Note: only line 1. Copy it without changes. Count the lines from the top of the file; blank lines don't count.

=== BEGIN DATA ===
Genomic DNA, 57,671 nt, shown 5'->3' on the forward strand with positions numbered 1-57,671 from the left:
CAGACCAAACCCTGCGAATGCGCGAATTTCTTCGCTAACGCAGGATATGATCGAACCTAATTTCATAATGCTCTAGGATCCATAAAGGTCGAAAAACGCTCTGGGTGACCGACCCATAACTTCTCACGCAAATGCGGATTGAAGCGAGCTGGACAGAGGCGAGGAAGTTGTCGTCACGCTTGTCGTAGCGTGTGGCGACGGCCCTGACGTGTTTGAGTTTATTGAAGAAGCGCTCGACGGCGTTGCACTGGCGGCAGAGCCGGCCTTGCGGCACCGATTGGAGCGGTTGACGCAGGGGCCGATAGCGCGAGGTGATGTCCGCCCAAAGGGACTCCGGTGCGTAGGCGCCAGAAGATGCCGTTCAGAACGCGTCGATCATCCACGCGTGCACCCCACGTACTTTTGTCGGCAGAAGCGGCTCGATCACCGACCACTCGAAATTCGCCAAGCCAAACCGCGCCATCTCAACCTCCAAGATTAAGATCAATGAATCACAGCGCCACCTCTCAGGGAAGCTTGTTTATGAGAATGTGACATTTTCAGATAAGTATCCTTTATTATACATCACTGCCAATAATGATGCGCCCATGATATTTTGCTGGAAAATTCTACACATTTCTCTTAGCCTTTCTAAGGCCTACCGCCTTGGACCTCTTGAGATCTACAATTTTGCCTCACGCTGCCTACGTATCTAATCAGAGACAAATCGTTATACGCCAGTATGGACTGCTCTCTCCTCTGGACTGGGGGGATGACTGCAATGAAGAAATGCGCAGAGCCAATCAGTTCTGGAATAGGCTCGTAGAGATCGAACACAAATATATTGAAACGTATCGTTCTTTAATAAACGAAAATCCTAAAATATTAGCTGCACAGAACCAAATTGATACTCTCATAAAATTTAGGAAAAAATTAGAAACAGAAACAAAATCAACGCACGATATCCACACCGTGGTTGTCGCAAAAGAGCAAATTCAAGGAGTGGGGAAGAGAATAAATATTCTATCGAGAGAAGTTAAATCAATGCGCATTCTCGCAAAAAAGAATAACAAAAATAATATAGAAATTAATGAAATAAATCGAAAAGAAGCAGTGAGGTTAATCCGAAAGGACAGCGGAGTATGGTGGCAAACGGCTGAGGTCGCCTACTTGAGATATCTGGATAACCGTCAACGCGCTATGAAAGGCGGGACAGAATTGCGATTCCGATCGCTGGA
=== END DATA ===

Genomic DNA, 57,671 nt, shown 5'->3' on the forward strand with positions numbered 1-57,671 from the left: